During Summer, the Brighton Explorer’s Club would normally be off on adventures, but lockdown means looking for excitment closer to home. During June, the group has had teams walking the Brighton and Hove Way.
I walked the entire Brighton and Hove Way in a single day on the May bank holiday. It’s a great trail, although doing in one hot day was hard, brutal work – it turns out the 27km distance listed on the website was a typo, and it’s 27 miles. It’s been more fun split into three sections with a (socially-distanced) group. The team event has been well-organised, with a photography competition as well as a quiz.
So far, our group has done two outings walking the sections between Dyke Road through to Falmer via the seafront, leaving a fun stretch along the Downs at the back of the town as our finial journey.
On my first trip, I complained a little about the GPS trail. The exit from Balsdean was actually more obvious than I realised, as well as more scenic. The section around suburban Portslade was still a little tricky, however. The route’s organisers are working to get funding for signage, but progress is slow.
It’s less than a month since I first walked the route, but the changes are notable, particularly the growing crops and bright poppies month them. It’s also been far more fun walking the trail with company.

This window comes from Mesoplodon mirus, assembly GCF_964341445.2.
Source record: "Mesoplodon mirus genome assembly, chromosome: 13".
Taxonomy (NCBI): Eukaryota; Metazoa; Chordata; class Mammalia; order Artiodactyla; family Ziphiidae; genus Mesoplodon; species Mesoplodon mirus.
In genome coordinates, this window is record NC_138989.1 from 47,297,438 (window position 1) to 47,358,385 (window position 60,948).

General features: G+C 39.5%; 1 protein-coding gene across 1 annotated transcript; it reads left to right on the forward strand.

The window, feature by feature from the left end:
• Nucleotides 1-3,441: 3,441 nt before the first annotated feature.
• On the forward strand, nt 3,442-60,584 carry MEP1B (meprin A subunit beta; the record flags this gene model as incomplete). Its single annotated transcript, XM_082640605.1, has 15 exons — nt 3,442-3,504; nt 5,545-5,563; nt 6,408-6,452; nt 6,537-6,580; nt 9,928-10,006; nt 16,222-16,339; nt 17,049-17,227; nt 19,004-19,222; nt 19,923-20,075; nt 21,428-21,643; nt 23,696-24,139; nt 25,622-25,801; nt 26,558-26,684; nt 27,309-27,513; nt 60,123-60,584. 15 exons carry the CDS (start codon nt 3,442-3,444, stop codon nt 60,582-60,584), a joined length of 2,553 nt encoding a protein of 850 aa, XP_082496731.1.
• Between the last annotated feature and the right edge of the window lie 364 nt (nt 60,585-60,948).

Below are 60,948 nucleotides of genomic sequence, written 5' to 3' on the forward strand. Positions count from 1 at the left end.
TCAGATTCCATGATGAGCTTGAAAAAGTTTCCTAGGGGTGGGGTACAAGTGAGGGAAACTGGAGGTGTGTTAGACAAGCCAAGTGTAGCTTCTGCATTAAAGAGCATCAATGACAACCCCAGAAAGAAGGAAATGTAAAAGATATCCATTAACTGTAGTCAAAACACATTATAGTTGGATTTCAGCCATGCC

On the section near Balsdean, we found this huge lump of quartz. It was about a foot across.
I have no idea how it came to be on the path. According to Jim Mellor: “the piece of quartz in the photo from the Brighton and Hove Way could be a ‘salt lick’ – a mineral lump left out for cattle as a diet supplement”
With the grass and crops being taller, the wind causes waves to run across the hills. It’s quite a beautiful effect, which the photograph below only hints at:
Looking back towards Balsdean from the correct path out of the valley, rather than the one I took originally.
It’s always good to see the ‘This Way’ markers about the place.If you want to follow what I'm up to, sign up to my mailing list